HEO Robotics captures photo of deployed Starlink V2 satellite on orbit

Last week, SpaceX launched its first set of Starlink V2 Mini satellites, which will help the company build out their internet service to be more financially viable. Now, a company has shared imagery of one of these satellites with its solar panels deployed which they captured using on-orbit assets.

Satellite-to-satellite imagery

HEO Robotics captured the image of one of the 21 Starlink V2 Mini satellites just a week after it launched. The image shows the solar array that powers the satellite fully deployed, a very different look from the stacked satellites we got a look at before.

The company normally provides satellite-to-satellite imagery and on-orbit satellite inspection services for satellite operators and governments.

HEO Robotics was founded under the belief that space should be transparent. We are pioneering software and hardware technologies to make this possible, with the ultimate mission to image anything within the Solar System on demand.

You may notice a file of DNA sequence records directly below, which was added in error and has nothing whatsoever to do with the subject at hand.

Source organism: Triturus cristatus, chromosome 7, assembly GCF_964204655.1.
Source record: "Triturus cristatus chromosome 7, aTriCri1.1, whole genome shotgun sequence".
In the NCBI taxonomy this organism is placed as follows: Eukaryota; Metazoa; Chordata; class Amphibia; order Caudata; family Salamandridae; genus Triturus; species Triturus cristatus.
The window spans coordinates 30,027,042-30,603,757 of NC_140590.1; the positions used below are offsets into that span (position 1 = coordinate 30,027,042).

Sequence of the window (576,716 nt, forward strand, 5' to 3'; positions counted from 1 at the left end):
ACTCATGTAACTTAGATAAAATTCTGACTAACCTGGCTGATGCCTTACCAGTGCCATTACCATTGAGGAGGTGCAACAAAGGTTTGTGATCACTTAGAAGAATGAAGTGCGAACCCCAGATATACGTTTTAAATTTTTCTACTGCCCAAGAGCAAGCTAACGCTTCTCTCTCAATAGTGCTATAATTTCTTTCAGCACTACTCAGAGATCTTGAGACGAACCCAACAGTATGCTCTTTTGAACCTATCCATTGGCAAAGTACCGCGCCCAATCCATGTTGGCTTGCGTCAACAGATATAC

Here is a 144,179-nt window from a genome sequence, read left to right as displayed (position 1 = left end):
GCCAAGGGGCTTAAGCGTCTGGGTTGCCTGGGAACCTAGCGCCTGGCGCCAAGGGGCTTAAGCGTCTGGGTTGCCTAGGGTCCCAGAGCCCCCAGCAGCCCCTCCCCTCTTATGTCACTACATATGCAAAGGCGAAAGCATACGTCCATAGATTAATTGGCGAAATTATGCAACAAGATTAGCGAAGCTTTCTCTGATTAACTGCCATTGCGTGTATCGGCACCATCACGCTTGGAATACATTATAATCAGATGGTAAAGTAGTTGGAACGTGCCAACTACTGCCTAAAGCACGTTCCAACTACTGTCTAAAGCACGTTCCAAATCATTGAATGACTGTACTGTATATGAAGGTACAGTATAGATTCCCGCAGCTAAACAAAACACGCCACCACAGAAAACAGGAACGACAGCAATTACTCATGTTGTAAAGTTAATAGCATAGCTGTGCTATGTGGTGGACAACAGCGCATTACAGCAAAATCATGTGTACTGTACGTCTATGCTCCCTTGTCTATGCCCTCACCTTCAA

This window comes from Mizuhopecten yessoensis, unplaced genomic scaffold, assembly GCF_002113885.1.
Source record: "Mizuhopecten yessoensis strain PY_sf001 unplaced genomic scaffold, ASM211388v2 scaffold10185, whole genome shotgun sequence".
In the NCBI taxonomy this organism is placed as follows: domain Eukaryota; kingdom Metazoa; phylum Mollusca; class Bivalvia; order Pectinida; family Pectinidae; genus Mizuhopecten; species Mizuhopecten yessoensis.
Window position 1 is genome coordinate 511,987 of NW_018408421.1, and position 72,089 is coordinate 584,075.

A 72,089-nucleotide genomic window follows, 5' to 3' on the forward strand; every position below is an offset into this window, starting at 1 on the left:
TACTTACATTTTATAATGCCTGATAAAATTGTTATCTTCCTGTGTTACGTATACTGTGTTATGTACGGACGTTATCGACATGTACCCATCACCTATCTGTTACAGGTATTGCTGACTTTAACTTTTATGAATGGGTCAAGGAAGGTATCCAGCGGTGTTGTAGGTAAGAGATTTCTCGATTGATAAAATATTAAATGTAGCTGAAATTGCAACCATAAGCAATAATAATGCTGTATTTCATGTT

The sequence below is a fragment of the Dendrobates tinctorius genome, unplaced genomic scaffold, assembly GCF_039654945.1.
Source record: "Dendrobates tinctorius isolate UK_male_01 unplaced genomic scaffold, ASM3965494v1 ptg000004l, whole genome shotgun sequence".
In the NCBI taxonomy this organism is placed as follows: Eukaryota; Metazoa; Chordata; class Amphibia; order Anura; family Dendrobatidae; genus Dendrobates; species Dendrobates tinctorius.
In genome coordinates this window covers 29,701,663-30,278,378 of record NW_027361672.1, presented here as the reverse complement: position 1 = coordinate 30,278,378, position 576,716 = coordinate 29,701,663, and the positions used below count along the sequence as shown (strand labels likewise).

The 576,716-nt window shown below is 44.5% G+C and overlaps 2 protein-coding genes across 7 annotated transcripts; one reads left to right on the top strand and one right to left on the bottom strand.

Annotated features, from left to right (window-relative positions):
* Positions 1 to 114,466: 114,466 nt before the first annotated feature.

As of last year HEO Robotics had access to 33 satellites in low-Earth orbit, where they would use existing cameras to capture imagery when they weren’t otherwise in use, creating another revenue source for satellite operators. But last year they launched their Holmes imager. Designed to be mounted on other spacecraft as a secondary payload, the Holmes imager has a 0.4 degree field of view designed to capture space-based objects from space while drawing just 6 watts of power.

HEO Robotics has set the goal of gaining access to LEO, MEO, GEO, and Cis-Lunar by 2027. This constellation will supercharge our HEO Inspect product and help us achieve ubiquitous coverage of the earth-moon system. Four cameras will be launched into orbit by the end of 2023 and to achieve this we have partnered with three different space companies.

This isn’t the first time HEO Robotics has shared some of their imagery publicly. Last year, the company captured the uncontrolled reentry of the center core of the China’s Long March 5 rocket. Captured from 355km away, the imagery shows the rotation of the rocket body before its eventual reentry.

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